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Tired: Broad Street. Wired: Schuylkill Banks?
In early 2019, the rising tower overlooking the river at 2400 Market St. will become home to Fitler Club. Billed as a first-of-its-kind lifestyle club “for Philadelphia’s growing community of business, creative and social leaders,” the new venue is kind of like what you’d get if you cross the Union League with the Sporting Club at the Bellevue.
But instead of fusty old buildings with antiquated regulations — the Union League famously has a ban on jeans, and its bar apparently has certain tables where women aren’t allowed — on one of the city’s earliest boulevards, the newcomer will offer members a sleek modern feel plus family-friendly convenience on a waterfront locale that’s smack in the middle of the city’s most vibrant new construction zones (see Comcast II, Schuylkill Yards, etc.).
To make Fitler Club really on trend, the project, which is being spearheaded by hospitality veteran and former Equinox CIO David Gutstadt, also has a philanthropic component.
That’s largely thanks to NBA star David Robinson, whose Admiral Capital Group is one of the main investors.
By mandate of the former San Antonio Spurs center — “My mother instilled it in me when I started in the league,” he said during a hard hat tour of the space Thursday — everything his VC firm invests in must return 10 percent of its profits back to the local communities where it’s active.
The community return could come in the form of hosting neighborhood meetings, gatherings or fundraisers for local nonprofits in the club’s 10,000 square feet of event space, which will include a ballroom, conference rooms, bowling alleys, a private garden and the city’s first private indoor movie theater. (The building was previously known as the Marketplace Design Center — it’s the one with the whale mural — and upper floors will house Aramark’s new headquarters.)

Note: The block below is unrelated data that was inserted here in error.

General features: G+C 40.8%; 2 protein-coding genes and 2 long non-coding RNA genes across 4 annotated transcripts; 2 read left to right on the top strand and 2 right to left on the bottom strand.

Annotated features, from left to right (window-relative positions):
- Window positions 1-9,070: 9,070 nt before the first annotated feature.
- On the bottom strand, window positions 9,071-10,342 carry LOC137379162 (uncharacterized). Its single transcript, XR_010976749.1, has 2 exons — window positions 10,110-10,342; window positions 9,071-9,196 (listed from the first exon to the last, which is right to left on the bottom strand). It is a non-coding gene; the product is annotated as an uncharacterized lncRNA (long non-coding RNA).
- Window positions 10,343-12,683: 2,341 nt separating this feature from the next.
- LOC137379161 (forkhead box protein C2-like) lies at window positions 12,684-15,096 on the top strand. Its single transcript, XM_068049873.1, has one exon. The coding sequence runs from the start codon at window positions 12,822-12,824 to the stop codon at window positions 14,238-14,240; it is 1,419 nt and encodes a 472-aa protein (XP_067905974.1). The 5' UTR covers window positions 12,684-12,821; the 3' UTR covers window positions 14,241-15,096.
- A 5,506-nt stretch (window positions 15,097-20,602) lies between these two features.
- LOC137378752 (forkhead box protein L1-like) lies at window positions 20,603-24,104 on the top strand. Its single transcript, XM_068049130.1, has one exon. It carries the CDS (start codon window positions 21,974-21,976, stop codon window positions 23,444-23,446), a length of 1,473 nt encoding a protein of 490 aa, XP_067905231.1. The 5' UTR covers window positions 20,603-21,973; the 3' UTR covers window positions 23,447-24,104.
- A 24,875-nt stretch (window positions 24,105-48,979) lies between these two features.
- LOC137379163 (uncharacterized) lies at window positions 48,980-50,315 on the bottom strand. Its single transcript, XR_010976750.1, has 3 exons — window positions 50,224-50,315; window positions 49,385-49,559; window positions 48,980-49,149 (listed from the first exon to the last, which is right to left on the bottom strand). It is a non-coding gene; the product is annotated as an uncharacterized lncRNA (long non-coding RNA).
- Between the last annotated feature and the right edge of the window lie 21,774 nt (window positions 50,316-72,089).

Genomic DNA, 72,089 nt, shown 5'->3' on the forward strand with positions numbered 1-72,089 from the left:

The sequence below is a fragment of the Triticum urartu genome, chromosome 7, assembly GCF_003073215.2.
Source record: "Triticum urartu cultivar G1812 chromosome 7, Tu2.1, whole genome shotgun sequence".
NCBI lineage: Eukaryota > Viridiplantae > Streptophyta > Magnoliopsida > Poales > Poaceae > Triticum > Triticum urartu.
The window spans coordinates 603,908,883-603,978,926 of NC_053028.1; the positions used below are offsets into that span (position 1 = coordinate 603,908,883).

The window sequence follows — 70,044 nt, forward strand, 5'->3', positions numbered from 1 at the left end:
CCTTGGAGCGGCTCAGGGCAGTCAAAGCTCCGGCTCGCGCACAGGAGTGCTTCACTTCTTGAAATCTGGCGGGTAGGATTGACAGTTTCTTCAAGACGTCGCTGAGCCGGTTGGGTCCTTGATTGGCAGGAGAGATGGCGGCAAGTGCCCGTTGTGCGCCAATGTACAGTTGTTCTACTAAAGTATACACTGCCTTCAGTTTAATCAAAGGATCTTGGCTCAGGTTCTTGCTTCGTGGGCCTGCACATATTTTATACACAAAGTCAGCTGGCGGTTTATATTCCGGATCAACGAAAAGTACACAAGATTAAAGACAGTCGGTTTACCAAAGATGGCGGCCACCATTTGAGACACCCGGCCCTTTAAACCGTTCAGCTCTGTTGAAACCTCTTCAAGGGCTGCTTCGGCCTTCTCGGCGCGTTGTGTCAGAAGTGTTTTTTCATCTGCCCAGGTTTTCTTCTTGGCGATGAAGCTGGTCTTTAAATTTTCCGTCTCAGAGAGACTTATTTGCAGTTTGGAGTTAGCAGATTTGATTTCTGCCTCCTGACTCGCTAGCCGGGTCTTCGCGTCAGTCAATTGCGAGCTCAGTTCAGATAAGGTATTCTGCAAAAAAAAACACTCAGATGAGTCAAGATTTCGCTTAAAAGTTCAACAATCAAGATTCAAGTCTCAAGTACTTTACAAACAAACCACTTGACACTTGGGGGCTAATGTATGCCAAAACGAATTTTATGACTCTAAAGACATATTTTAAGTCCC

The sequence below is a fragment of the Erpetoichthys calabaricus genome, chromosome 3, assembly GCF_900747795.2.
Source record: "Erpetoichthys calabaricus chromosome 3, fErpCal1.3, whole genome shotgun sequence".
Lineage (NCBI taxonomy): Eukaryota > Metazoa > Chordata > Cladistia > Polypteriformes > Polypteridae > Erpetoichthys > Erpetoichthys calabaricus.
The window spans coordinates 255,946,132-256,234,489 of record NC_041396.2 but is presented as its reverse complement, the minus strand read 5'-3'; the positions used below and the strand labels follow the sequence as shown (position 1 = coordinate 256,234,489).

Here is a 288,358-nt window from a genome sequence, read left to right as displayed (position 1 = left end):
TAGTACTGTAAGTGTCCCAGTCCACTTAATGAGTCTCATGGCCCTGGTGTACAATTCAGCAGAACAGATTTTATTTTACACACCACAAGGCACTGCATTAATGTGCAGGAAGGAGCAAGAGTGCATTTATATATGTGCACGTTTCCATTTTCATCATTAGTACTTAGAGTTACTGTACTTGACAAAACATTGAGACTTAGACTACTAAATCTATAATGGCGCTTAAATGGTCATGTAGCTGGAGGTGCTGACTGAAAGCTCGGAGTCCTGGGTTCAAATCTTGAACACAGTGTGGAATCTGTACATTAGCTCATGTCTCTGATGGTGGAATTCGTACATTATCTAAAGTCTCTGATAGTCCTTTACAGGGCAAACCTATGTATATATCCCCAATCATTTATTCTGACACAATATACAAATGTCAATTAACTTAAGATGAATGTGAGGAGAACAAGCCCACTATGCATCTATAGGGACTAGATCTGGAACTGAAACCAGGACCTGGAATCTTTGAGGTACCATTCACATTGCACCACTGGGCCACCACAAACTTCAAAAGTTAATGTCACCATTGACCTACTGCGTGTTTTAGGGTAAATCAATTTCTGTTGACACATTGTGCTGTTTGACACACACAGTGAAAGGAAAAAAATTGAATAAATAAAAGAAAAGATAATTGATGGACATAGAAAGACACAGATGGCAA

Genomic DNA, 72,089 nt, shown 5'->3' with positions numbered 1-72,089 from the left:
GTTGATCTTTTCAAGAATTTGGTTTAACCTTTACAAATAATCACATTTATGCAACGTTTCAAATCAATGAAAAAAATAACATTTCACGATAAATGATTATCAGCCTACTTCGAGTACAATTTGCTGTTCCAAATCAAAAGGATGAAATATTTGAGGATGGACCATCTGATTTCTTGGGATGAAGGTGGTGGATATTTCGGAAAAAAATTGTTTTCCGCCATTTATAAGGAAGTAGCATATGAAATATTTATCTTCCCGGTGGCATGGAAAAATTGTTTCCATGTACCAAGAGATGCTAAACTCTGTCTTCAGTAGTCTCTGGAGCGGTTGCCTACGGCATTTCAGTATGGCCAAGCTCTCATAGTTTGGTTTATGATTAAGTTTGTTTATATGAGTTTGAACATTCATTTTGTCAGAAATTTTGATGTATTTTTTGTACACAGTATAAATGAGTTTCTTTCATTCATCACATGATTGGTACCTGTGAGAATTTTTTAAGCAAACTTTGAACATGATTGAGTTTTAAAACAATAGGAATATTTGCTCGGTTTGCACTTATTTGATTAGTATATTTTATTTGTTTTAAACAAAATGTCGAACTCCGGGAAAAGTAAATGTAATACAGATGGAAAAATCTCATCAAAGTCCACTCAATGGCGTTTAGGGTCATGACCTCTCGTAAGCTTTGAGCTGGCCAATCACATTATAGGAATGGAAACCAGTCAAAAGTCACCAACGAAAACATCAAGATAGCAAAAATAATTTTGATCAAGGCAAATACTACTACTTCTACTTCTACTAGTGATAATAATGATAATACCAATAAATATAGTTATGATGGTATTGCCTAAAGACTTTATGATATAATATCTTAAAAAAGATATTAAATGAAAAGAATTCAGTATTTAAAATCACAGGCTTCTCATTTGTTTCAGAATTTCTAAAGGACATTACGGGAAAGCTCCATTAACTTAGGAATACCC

Fitler Club’s gym will have a 75-foot lap pool, a spinning studio, a yoga studio, a spa and a supervised playroom for kids.
There’s also a second-floor restaurant, bar and lounge area with a large outdoor patio that stretches over the river — and some familiar names attached.
Kevin Sbraga, whose previous landlord at the Symphony House, Carl Dranoff, is Gutstadt’s father-in-law, will oversee Fitler Club’s culinary department. Jeff Benjamin, founding partner of Vetri Cucina, will be in charge of operations.
During the hard hat tour, which included a VR preview of the restaurant area, Sbraga served a roasted carrot lavash with rose petal relish and harissa. “I’m going to be doing lighter food than what I’ve been known to do,” the former Fat Ham chef said.
Sbraga also noted the uniqueness of the club: “When I first saw the project I didn’t quite understand it, because there’s nothing quite like it.”
Envisioned as a “home away from home” for members, plans for the club also call for coworking space and private office suites, and several high-end hotel accommodations members can stay in themselves or use to host guests or business associates visiting from out of town.
The cost to join is right around the same as the Union League, per one of the people involved (which stands around $5,000 a year, plus a monthly minimum spent on “house charges”), but Fitler Club is not looking to graft members from that 150-year-old establishment.
“If you’re not looking to join a club, I’m not going to try to convince you. But if you are, there’s nothing quite like this one,” said Benjamin. “We’re going to be family-friendly and friendly to women and people of all races.”
So far, he said, the gambit seems to be working — people who have expressed interest in joining have come from a diverse array of backgrounds and sectors.
“Sure, all the investors [in Admiral Capital] are rich,” Robinson told Billy Penn. “But I like to think people who invest in our fund want something good to come from their money. There’s plenty of things they could do with it. They don’t have to give it to us.
“I think that’s the same for the people who’ll be members in this club. They want to give back.”